Presentation on theme: "Agribusiness Management Marketing Plan. Marketing Options Here are several commonly used grain marketing alternatives: Sell cash grain directly from the."— Presentation transcript:
Agribusiness Management Marketing Plan
Marketing Options Here are several commonly used grain marketing alternatives: Sell cash grain directly from the field at harvest. Store cash grain at harvest and price when delivered. Store cash grain and forward contract for delivery next year. Store cash grain and obtain a basis contract Store cash grain and hedge on the futures market.
Marketing Options Sell cash grain at harvest and buy back on the futures market. Store corn at harvest and sell on a hedge-to arrive contract or minimum price contract. Deliver at harvest and use delayed pricing. Deliver at harvest and price on a basis contract. Put grain under the government loan at harvest and sell in a later month as prices rise.
Factors to Consider in Marketing Cash Flow Storage Capacity/ Storage costs Tax implications Seasonal market prices Risk of higher or lower prices Production risks Personal goals
Unsuccessful Marketing strategies Using emotion to marketing The market will go higher or lower Not having a any plan Selling all commodities at the same time (especially right off the combine) Being unrealistic about what you the commodity will be worth. Starting too late.
Basics of a Marketing Plan The most important thing a producer can do to make a good marketing plan is know your breakeven for each commodity. All marketing plans should be made to ensure a profit for your operation on each commodity. Marketing plans need to be flexible to be successful. Be ready to change with the market. Marketing plans can be made to reduce the amount of loss incurred in agriculture and should considered in your risk management plan.
Marketing Plan Questions What is my breakeven and how much profit do I need? When do I need income to meet obligations? How much? What is the seasonal price swing and the basis for each commodity? Where is my commodity? Will it have to be hauled or is it in storage? What buyer will work with me to implement my marketing plan?
Marketing Strategies In short crop years, price early in the year of production. In large crop years, put grain in storage and price it in May - July. Complete all sales by July15. Store the grain at harvest and sell the carry and price grain for next spring and summer delivery. Sell it all at harvest. Market grain in 12 equal amounts starting at harvest Sell three times per year- December, February and June. Sell 20% of crop in each month April through August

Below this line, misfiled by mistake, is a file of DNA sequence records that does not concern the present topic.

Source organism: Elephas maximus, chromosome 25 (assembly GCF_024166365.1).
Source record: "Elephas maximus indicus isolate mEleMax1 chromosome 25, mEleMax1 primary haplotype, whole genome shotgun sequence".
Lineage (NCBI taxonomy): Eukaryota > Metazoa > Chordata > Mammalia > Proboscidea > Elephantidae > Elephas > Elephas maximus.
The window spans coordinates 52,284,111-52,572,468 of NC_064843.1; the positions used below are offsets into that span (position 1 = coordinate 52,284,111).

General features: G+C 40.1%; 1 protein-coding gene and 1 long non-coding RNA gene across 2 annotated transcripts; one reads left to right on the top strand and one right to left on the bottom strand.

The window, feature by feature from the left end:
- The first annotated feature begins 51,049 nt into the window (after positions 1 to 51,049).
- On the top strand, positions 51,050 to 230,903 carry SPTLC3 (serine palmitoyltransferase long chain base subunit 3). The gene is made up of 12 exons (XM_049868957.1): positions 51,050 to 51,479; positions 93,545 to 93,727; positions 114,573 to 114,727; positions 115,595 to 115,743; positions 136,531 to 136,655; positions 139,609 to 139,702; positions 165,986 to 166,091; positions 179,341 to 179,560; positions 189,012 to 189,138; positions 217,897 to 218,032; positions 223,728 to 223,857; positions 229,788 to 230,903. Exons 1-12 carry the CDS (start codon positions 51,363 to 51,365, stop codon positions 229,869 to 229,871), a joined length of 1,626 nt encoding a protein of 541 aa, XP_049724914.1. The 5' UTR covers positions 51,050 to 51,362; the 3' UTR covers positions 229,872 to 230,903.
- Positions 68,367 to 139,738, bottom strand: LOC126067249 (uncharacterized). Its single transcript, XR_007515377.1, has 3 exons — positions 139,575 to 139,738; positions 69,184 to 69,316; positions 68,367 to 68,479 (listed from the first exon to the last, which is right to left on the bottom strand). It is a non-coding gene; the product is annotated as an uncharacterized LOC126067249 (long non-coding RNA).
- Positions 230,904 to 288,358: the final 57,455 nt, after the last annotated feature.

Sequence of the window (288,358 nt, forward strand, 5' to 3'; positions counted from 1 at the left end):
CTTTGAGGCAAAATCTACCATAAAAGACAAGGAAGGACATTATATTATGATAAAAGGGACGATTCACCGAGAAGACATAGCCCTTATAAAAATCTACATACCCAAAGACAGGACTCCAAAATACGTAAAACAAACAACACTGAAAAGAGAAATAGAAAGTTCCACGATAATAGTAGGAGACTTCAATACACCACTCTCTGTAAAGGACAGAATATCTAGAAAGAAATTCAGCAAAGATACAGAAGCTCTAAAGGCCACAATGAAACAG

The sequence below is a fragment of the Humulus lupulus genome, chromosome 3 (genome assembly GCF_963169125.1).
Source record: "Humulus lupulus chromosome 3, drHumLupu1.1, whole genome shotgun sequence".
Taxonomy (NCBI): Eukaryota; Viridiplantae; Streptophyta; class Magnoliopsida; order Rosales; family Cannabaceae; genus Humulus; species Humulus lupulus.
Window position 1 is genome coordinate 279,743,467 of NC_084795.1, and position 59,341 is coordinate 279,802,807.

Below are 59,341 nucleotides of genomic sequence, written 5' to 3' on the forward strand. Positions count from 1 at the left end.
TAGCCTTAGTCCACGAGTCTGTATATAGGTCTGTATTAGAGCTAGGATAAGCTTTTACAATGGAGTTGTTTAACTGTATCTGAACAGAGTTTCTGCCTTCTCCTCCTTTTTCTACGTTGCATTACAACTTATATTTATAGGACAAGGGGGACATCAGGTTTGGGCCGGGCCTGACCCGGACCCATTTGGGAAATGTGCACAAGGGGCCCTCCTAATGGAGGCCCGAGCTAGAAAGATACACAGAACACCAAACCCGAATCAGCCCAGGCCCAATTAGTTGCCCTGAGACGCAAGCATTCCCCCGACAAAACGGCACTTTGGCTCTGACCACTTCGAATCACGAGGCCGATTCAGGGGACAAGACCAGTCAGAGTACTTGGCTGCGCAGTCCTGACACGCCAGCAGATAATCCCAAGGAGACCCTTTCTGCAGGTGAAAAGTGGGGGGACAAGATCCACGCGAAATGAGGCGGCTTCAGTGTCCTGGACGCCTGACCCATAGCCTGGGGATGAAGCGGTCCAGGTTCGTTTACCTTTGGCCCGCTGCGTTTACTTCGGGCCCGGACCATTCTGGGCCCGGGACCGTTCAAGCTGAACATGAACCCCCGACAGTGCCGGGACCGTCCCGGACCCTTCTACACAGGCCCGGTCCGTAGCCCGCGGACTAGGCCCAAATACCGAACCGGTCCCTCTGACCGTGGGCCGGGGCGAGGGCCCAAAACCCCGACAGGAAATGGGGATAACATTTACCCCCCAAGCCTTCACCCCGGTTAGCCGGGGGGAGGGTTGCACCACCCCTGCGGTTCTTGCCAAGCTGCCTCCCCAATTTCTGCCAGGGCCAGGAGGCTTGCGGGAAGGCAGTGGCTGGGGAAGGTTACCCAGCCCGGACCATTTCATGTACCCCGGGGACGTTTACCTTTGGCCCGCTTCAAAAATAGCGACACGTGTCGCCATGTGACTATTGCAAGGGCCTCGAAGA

Market Strategies Forward price 40% of crop prior to harvest in May, June, July or August if the price is in the top 30% of the previous 10 years price range. Make all sales on Friday. Determine the top 30% of the price range. For example (In SW Minnesota soybean prices have been at $6.00/bu. or better 34% of the time in the past 10 years.) Place a scaled-up sell order at the elevator for: -10% of production at $ % of production at $ % of production at $6.50 etc.
Consider a Scaled-up Marketing Plan Don’t sell all commodities at “one Shot” Place a standing order at the elevator or feedlot for so much of your production at one level, some more at another level, and the rest at a higher level. You can always call and sell if you need money and your levels look like they will not be met. Have someone else be watching you plan and executing it for you. Make sure you have a Plan B
Summary Develop a well thought out written marketing plan or strategy and stick to it. Don’t let your emotions override your reason. A market strategy has to be tailored to an individual producer. Financial position, market knowledge and emotional risk bearing ability all should be considered when choosing a market strategy. A market plan or strategy does not insure success. The uncertainties of the commodities markets can make any strategy look bad. Over time, however, a marketing plan should add to average returns and reduce variability of returns.